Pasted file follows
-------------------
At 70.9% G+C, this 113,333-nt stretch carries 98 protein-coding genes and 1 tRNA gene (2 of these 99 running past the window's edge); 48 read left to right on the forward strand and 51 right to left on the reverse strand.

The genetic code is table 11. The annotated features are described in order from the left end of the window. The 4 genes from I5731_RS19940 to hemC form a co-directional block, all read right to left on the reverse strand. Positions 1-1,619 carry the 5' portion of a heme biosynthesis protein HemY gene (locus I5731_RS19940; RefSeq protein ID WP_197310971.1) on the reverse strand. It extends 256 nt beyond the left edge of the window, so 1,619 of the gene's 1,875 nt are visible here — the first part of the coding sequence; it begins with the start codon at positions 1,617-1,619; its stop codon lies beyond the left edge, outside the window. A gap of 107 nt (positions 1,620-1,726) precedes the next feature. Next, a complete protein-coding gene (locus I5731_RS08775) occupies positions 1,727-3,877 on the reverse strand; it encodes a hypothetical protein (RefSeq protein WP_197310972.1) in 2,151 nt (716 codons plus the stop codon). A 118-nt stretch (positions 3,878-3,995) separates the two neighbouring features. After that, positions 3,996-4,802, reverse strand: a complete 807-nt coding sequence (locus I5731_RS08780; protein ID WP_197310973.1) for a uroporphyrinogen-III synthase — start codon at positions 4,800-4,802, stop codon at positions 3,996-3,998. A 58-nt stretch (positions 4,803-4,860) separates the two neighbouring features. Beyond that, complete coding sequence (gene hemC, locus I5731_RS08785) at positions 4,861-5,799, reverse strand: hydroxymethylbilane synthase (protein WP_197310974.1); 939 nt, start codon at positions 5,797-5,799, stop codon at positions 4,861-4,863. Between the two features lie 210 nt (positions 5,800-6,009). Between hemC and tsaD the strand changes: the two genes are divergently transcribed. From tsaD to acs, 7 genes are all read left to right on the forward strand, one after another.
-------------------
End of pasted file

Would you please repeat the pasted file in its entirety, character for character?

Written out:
At 70.9% G+C, this 113,333-nt stretch carries 98 protein-coding genes and 1 tRNA gene (2 of these 99 running past the window's edge); 48 read left to right on the forward strand and 51 right to left on the reverse strand.

The genetic code is table 11. The annotated features are described in order from the left end of the window. The 4 genes from I5731_RS19940 to hemC form a co-directional block, all read right to left on the reverse strand. Positions 1-1,619 carry the 5' portion of a heme biosynthesis protein HemY gene (locus I5731_RS19940; RefSeq protein ID WP_197310971.1) on the reverse strand. It extends 256 nt beyond the left edge of the window, so 1,619 of the gene's 1,875 nt are visible here — the first part of the coding sequence; it begins with the start codon at positions 1,617-1,619; its stop codon lies beyond the left edge, outside the window. A gap of 107 nt (positions 1,620-1,726) precedes the next feature. Next, a complete protein-coding gene (locus I5731_RS08775) occupies positions 1,727-3,877 on the reverse strand; it encodes a hypothetical protein (RefSeq protein WP_197310972.1) in 2,151 nt (716 codons plus the stop codon). A 118-nt stretch (positions 3,878-3,995) separates the two neighbouring features. After that, positions 3,996-4,802, reverse strand: a complete 807-nt coding sequence (locus I5731_RS08780; protein ID WP_197310973.1) for a uroporphyrinogen-III synthase — start codon at positions 4,800-4,802, stop codon at positions 3,996-3,998. A 58-nt stretch (positions 4,803-4,860) separates the two neighbouring features. Beyond that, complete coding sequence (gene hemC, locus I5731_RS08785) at positions 4,861-5,799, reverse strand: hydroxymethylbilane synthase (protein WP_197310974.1); 939 nt, start codon at positions 5,797-5,799, stop codon at positions 4,861-4,863. Between the two features lie 210 nt (positions 5,800-6,009). Between hemC and tsaD the strand changes: the two genes are divergently transcribed. From tsaD to acs, 7 genes are all read left to right on the forward strand, one after another.